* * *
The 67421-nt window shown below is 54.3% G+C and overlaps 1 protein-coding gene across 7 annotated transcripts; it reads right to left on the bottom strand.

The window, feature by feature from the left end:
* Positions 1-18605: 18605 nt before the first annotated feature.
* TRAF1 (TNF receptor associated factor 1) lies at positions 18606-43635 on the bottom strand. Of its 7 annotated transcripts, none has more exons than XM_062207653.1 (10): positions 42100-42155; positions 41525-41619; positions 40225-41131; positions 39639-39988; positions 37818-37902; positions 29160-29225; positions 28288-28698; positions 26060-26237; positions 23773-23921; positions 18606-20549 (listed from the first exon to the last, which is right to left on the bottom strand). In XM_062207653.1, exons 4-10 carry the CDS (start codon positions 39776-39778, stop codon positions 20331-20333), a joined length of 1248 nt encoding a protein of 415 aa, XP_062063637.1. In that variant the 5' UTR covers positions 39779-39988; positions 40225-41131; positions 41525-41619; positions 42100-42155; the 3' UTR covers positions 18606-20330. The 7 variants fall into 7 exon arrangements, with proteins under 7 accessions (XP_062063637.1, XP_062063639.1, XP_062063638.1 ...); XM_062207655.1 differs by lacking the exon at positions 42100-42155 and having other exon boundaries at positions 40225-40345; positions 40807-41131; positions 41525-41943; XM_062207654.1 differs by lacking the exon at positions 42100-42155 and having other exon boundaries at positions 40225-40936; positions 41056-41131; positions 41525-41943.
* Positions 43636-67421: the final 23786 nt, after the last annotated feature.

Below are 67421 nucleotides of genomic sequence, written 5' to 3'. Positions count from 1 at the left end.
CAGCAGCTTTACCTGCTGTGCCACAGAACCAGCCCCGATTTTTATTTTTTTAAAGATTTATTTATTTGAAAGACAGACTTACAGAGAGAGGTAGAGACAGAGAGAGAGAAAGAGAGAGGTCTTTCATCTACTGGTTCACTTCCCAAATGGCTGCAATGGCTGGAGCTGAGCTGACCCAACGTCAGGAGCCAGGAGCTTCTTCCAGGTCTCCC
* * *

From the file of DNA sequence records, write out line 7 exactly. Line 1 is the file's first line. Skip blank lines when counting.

CAGCAGCTTTACCTGCTGTGCCACAGAACCAGCCCCGATTTTTATTTTTTTAAAGATTTATTTATTTGAAAGACAGACTTACAGAGAGAGGTAGAGACAGAGAGAGAGAAAGAGAGAGGTCTTTCATCTACTGGTTCACTTCCCAAATGGCTGCAATGGCTGGAGCTGAGCTGACCCAACGTCAGGAGCCAGGAGCTTCTTCCAGGTCTCCC